I had a great weekend, visiting Pride of Longbridge and the Practical Classics Restoration Show in Birmingham. It was the start of the car show season for me, with two events of an entirely different nature.
Pride of Longbridge was first up. Nine years after the collapse of MG Rover, the passion was clearly still alive. I had to queue to get in, as you can see in the rear of this MG ZS.
After fighting off a queue-jumping twat in a Vauxhall Vectra, I opted to park outside the event. The show didn’t disappoint, with a larger space available this time. It meant a huge area to walk around, but it was worth it to find the treats. Endless rows of modern Rovers and MGs hid wonders in their midst. Such as this early Marina. Delicious indeed, even if the cars were not one of the best vehicles of their time.
There were certainly cars for all tastes. Herbert Austin I’m sure never dreamt of a car bearing his name someday looking like this.
Many, many more pics can be found on my Facebook page, here.
After that excitement, I slept soundly and then headed the next day to the NEC. Here, I attended the Practical Classics Restoration Show – a brand new event and one that seemed a massive success. I suspect we’ll see this event again, perhaps with more space and more club involvement.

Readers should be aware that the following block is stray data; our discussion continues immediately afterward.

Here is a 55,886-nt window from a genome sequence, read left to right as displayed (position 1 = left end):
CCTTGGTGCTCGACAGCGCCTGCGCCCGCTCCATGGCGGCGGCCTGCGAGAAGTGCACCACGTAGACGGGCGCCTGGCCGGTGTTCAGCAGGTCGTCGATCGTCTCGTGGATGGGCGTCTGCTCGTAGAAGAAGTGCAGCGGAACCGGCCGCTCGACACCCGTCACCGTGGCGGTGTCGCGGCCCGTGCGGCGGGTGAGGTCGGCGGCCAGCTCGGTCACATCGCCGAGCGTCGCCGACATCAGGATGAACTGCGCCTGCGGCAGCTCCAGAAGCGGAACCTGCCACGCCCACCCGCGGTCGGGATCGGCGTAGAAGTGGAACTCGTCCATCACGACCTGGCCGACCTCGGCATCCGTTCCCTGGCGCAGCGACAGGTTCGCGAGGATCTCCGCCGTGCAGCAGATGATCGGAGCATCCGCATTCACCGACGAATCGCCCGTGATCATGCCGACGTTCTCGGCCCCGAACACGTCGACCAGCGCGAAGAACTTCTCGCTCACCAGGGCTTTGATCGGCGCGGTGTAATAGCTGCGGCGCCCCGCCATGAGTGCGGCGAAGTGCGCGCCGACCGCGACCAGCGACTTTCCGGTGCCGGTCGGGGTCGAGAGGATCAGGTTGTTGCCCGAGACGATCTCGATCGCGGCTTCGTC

The Rover P6 Club [EDIT – and Rover Sport Register] had a strong stand, including this Rover P7 prototype. I was astonished to see it – the first time it has been seen in public for decades.
This six-cylinder development of the P6 never saw production. It was purely for development. Somehow, this one escaped from Solihull, escaping the scrapman’s claws. Restoration was started some time ago, but didn’t get very far. It’s an astonishing car and you can read much more about it at the excellent AR Online website.
Overall, the show was a refreshing break from the traditional ‘shiny shiney’ sort of show. Yes, there were restored cars there, but there were also eye-catching scenes like this.
It’s hard to know what it is about an as-is project, but it somehow has more character than a shiny car. Of course, the real challenge is to restore a car without losing the character. I’d love to face that challenge with this Sumbeam Rapier.
This show left me with a real buzz. I look forward to its return in the future! In the meantime, clubs should always consider showing cars that are less than perfect at shows. People love it!
Again, more pics here.